Just in time for the election, the Obamacare open-enrollment period gets underway on November 1. Most insurance-industry analysts are wondering how companies involved in the exchanges will be able to avoid double-digit increases in premiums.
This summer, the insurance companies will be asking state regulators for massive premium increases. It is probable that the insurance commissions will not give the industry the full increases they believe they need to become profitable. At that point, several insurers will be forced to make a decision whether to remain on the exchanges or pull out altogether.
“I think a lot of insurance carriers expected red ink, but they didn’t expect this much red ink,” said Greg Scott, who oversees Deloitte’s health plans practice. “… A number of carriers need double-digit increases.”
In some ways, the turmoil is not surprising: Under the health law, plans are unable to choose who to insure, or how much to charge them based on their medical history. As a result, many plans enrolled a larger proportion of sicker people than they bargained for. But some of those losses were also a function of political wrangling after Republican lawmakers blocked payments that were supposed to help insurers get through the difficult first years.
The timing, though, is bad news for Democrats. Proposed rate hikes are just starting to dribble out, setting up a battle over health insurance costs in a tumultuous presidential election year that will decide the fate of Obamacare.
And the headlines are likely to keep coming right up to Election Day since many consumers won’t see actual rates until the insurance marketplaces open Nov. 1 — a week before they go to the polls.
“Any reports of premium increases will immediately become talking points on the campaign trail,” said Larry Levitt, senior vice president for special initiatives at the nonprofit Kaiser Family Foundation. “We’re in an election where the very future of the law will be debated.”
At bottom, the reason companies are losing money is that not enough healthy young people are signing up:
One big reason is lower-than-expected enrollment of younger, often healthier people who balance the costs of those who require more costly care. Roughly 12.7 million Americans signed up for Obamacare plans during the most recent open enrollment period. That’s far below the 22 million projected by the Congressional Budget Office, and it’s certain to decline as some drop out.
“The pool is far less healthy than we forecast,” said Brad Wilson, CEO of Blue Cross Blue Shield of North Carolina, which says it lost $400 million on its exchange business during the first two years and is weighing whether to compete for Obamacare customers in 2017. “That’s an issue not just here in North Carolina, but all over. … We need more healthy people in the pool.”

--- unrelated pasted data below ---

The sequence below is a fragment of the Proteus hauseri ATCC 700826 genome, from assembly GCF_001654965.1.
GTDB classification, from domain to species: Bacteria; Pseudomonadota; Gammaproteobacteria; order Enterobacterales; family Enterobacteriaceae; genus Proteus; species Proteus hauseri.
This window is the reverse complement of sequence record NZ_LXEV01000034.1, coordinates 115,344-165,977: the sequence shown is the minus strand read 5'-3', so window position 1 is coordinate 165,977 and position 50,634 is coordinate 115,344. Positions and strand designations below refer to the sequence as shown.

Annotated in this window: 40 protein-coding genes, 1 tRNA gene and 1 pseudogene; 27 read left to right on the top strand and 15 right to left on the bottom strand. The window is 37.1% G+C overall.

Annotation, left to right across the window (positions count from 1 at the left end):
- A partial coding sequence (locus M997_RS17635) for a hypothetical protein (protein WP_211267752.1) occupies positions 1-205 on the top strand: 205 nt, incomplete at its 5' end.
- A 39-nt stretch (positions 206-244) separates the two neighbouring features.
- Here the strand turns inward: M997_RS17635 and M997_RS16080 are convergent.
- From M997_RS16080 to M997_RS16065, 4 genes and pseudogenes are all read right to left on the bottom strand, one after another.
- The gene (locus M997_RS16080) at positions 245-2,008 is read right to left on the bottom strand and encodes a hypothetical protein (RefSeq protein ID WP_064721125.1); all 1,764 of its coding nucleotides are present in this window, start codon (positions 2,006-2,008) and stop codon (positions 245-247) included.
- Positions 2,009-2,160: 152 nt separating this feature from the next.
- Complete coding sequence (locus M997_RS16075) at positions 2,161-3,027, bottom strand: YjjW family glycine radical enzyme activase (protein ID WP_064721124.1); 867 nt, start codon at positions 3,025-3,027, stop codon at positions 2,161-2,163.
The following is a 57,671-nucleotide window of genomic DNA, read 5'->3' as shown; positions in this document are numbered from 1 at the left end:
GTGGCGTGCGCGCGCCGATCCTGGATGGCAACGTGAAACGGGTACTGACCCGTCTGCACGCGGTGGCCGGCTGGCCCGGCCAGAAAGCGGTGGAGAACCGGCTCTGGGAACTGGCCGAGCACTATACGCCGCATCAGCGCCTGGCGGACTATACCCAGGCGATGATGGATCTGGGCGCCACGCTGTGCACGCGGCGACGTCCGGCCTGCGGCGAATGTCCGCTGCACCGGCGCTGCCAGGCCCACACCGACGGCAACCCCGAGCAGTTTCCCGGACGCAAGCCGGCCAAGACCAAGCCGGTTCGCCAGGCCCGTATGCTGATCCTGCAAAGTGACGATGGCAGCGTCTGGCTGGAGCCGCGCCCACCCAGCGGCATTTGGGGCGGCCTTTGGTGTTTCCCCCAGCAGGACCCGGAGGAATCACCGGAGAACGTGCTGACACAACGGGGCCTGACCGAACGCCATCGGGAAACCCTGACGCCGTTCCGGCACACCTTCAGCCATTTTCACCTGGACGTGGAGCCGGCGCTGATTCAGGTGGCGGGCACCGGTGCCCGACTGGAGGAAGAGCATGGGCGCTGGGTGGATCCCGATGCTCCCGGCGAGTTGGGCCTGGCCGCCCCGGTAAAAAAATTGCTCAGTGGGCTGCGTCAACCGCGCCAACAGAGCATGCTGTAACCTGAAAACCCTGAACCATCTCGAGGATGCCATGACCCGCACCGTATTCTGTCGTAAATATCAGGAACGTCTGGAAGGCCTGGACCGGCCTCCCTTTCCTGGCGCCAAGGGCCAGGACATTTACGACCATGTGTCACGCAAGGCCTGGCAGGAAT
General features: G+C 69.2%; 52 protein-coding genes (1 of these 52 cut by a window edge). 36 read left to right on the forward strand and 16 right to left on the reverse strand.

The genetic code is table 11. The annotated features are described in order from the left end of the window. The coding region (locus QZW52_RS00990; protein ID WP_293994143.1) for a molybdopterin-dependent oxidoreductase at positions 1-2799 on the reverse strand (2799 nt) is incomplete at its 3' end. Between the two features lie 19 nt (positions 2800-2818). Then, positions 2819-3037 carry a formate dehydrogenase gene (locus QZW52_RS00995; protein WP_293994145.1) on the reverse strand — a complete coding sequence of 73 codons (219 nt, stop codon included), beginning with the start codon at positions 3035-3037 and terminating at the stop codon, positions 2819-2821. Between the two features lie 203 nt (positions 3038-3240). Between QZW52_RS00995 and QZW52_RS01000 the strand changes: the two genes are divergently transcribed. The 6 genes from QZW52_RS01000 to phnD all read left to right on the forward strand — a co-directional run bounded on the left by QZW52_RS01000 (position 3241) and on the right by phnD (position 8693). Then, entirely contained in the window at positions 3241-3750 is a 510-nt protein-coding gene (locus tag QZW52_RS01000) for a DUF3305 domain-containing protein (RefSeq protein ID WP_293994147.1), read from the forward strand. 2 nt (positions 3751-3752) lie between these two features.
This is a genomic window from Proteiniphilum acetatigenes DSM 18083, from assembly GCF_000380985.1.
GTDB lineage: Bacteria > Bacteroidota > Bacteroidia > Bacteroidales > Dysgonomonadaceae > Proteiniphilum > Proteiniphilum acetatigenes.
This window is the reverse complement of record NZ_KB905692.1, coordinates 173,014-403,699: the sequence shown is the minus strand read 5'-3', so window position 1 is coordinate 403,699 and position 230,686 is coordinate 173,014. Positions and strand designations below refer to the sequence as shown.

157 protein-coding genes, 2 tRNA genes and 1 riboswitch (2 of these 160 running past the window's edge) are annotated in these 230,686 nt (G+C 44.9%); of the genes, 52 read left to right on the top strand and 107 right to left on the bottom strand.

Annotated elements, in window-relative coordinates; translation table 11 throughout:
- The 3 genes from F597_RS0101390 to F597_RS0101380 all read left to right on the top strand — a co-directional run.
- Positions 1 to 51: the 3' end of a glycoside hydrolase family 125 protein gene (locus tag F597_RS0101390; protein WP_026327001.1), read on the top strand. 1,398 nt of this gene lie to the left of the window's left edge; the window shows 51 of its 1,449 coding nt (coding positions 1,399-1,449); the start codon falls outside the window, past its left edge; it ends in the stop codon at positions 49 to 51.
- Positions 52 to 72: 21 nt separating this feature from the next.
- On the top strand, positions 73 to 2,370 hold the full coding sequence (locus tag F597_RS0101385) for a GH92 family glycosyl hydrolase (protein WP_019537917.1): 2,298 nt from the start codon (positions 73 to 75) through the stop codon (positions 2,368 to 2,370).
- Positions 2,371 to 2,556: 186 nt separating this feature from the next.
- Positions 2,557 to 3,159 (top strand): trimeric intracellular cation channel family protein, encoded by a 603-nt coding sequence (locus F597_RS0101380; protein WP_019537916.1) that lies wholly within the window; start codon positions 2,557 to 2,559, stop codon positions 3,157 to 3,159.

There’s a growing realization the financial penalty for failing to obtain coverage is an insufficient cudgel to convince younger Americans to enroll. The fee for 2016 is $695, or 2.5 percent of income, whichever is higher. Just 28 percent of HealthCare.gov customers for 2016 were between the ages of 18 and 34, significantly below the 35 percent threshold typically considered necessary for a balanced marketplace.
“It wasn’t enough of a hammer,” said Kevin Fitzgerald, an insurance lawyer with Foley & Lardner. “You need a lot of healthy people to sign up to make the numbers work. Obviously that didn’t happen.
“Hammers,” “cudgels,” massive rate increases — does this sound like Obamacare is thriving to you?
Here are a few fast facts that reveal a system close to meltdown:
Blue Cross and Blue Shield plans, which dominate many state exchanges, saw profits plummet by 75 percent between 2013 and 2015, according to an analysis by A.M. Best Co. A chief reason for the financial woes: “the intensity of losses in the exchange segment.”
Health Care Service Corp., which operates Blue plans in five states, dropped out of New Mexico’s exchange for this year after regulators refused to approve rate hikes as big as the company sought. In Texas, Illinois and two other states where HCSC does business, medical costs for individual customers exceeded premiums by more than $1.3 billion last year.
Just over half of the 23 nonprofit startups seeded with Obamacare loan dollars have collapsed after hemorrhaging red ink. The 11 surviving plans continue to struggle, with more than $400 million in combined losses last year.
Almost all the state co-ops are expected to go under either this year or next.
For the moment, Obamacare appears viable. But as long as the young and healthy avoid buying insurance, it is inevitable that the older, sicker consumers will continue to soak the system and insurers will eventually realize they’ve hitched their wagon to a white elephant and attempt to cut their losses by exiting the exchanges.